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WASHINGTON, D.C. Feb. 7, 2019 — Today, U.S. Senators Kamala D. Harris (D-CA) and Ron Wyden (D-OR), along with Senators Dianne Feinstein (D-CA), Richard Blumenthal (D-CT), Kirsten Gillibrand (D-NY), Bernie Sanders (I-VT), Edward Markey (D-MA), Jeff Merkley (D-OR), Catherine Cortez Masto (D-NV), Cory Booker (D-NJ), and Amy Klobuchar (D-MN), re-introduced the Families Not Facilities Act, legislation that would prohibit U.S. Immigration and Customs Enforcement (ICE) from using information gathered in the process of resettling unaccompanied immigrant children to take civil enforcement actions against prospective sponsors and all individuals who reside with them. The legislation would also redirect ICE funding to programs that would provide for the safety and welfare of unaccompanied children.
“No potential sponsor who intends to build a safe and nurturing home for an unaccompanied immigrant child should be deterred from coming forward due to fear of a civil ICE enforcement action,” said Harris. “This is leaving these vulnerable children to languish in unacceptable conditions in government custody. Unaccompanied children at the border deserve our compassion and assistance, and we must do more to ensure that our government is respecting the human rights and dignity of the youngest among us.”
“At every turn, this administration has put its hate-filled immigration agenda over the best interests of children,” said Wyden. “If this administration won’t ensure these kids have the support and care they deserve, then Congress must.”
“Keeping unaccompanied children in detention facilities indefinitely and forcing them to live in tent cities is inhumane,” said Cortez Masto. “Our guiding principle in caring for these children should always be to do no harm. The prospective sponsors, many of whom are family members, should be able to care for these children during their time of need without fear of deportation. We must continue to do all we can to ensure the safety and welfare of families and children who are fleeing violence to find a safe and secure life in the United States.”
“It’s absolutely abhorrent that this Administration is using information collected from children held in government facilities for immigration enforcement purposes against potential sponsors,” said Gillibrand. “Rather than complicating and delaying already-challenging reunification efforts, we need to be doing everything we can to move children out of government facilities and into safe homes. This legislation would prioritize their safety and well-being, and I urge my colleagues to pass this bill into law.”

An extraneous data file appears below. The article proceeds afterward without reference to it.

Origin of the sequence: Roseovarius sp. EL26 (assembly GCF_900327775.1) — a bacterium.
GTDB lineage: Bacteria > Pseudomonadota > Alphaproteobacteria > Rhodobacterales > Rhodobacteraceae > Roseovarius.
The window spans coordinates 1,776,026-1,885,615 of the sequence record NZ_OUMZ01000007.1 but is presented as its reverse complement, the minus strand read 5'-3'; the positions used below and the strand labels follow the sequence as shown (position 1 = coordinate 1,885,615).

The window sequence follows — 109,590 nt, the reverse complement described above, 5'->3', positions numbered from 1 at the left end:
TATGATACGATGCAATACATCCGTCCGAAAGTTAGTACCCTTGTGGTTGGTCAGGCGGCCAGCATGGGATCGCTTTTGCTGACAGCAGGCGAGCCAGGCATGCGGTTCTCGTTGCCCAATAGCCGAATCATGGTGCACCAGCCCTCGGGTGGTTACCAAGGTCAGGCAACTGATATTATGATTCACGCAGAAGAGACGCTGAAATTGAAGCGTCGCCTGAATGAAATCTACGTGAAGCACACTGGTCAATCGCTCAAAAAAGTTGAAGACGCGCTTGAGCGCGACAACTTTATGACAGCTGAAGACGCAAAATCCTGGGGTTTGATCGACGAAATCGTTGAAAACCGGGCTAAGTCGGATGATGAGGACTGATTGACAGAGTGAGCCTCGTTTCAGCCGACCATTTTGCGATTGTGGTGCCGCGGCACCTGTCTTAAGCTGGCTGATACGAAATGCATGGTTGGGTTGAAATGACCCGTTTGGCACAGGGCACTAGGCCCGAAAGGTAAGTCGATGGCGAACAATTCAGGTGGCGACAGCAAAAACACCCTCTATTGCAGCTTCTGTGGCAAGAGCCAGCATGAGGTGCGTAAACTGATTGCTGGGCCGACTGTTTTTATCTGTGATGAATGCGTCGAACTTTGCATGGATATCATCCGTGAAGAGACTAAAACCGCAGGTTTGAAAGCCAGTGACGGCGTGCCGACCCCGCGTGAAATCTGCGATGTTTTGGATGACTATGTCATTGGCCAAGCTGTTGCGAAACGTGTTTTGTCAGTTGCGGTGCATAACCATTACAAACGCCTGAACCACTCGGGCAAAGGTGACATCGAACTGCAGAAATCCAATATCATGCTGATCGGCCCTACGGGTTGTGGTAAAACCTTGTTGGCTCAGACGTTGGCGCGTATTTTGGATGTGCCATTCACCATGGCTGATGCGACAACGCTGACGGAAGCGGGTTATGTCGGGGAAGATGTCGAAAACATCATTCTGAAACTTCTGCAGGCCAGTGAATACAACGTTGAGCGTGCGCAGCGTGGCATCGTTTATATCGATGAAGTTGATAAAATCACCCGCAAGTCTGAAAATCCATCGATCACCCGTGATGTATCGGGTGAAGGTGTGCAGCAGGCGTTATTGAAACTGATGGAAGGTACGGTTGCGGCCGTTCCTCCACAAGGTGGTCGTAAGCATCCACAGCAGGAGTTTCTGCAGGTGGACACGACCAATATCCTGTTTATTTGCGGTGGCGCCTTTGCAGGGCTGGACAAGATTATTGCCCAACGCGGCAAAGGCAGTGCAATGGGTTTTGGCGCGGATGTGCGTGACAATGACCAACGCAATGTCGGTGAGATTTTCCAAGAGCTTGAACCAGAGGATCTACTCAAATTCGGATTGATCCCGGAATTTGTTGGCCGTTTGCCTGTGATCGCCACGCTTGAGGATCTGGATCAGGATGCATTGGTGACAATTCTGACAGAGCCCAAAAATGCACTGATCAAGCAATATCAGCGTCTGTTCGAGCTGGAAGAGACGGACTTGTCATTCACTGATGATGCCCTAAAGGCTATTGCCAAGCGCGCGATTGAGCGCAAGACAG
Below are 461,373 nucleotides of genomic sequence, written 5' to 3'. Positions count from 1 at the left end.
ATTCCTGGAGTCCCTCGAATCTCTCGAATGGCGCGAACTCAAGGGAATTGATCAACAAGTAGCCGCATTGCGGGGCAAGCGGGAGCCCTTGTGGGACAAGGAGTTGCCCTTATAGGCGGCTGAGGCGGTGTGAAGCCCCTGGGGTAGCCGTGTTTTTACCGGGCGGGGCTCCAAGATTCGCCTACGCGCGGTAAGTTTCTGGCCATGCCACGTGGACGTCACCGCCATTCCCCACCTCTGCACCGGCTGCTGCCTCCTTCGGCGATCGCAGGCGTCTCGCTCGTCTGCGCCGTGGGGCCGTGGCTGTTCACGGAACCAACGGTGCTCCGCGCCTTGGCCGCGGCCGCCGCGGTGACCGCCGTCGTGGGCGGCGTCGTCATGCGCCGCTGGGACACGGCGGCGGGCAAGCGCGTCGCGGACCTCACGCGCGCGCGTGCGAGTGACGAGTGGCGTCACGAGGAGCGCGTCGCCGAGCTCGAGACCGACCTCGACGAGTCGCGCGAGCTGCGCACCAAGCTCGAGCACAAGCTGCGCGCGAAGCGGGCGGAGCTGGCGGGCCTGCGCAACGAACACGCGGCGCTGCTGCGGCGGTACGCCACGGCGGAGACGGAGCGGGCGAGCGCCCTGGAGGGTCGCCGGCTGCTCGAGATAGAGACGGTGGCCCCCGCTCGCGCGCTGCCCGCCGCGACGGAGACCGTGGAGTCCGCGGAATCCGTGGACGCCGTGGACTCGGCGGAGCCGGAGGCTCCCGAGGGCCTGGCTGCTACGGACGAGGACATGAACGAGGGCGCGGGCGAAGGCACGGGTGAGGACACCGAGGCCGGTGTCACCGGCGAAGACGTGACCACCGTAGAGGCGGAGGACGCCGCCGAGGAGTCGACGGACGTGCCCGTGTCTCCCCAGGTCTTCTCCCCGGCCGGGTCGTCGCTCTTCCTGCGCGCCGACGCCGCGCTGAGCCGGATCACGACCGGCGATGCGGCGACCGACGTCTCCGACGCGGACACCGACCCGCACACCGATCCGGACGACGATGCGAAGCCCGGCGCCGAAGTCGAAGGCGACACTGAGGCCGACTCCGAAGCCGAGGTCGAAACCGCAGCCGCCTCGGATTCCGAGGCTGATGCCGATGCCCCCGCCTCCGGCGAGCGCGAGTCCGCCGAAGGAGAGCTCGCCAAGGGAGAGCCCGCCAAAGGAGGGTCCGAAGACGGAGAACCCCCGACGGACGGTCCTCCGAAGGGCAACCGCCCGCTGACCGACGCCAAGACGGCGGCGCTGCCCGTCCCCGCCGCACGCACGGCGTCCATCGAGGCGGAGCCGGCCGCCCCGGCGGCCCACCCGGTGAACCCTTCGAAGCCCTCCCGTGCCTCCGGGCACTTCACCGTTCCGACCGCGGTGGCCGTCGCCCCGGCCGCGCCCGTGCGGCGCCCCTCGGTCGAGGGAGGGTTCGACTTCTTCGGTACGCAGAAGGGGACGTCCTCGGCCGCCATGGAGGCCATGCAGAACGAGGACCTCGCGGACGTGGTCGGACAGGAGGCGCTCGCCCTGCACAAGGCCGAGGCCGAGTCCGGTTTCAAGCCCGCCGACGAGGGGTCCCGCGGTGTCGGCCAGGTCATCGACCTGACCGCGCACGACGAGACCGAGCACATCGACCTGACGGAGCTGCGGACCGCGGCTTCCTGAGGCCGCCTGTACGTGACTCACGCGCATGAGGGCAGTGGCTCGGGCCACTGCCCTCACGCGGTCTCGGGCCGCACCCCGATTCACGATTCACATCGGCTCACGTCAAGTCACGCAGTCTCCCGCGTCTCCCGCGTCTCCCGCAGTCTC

“It is unconscionable to think of using unaccompanied immigrant children as some kind of bait to collect their loved ones’ information and target them for deportation,” said Blumenthal. “The Trump Administration has incited an understandable fear of retribution in potential sponsors. As a result, children have been left in detention facilities instead of being placed in loving homes. Our legislation would prioritize the health, safety, and wellbeing of immigrant children and prevent the Trump Administration from targeting potential sponsors after they’ve come forward to offer them a safe home.”
The Families Not Facilities Act would:
- Prohibit the Secretary of the U.S. Department of Homeland Security from using U.S. Department of Health and Human Services (HHS) information provided by an unaccompanied child, or initially obtained to evaluate sponsorship of an unaccompanied child, to conduct civil immigration enforcement actions against a child, prospective or current custodian or sponsor, or resident in the home of the prospective or current custodian or sponsor.
- Transfer ICE FY2019 Enforcement and Removal Funding to the new Office of Refugee Resettlement (ORR) programs intended to provide unaccompanied children with comprehensive social work services and connect them with legal representation. It also transfers funds to the FBI’s Violent Crimes Against Children Program and the HHS Task Force to Prevent and End Human Trafficking.
- Create an ORR Advisory Committee on Shelters comprised of nonprofit immigration and child welfare experts and require the committee to publish public reports on their findings.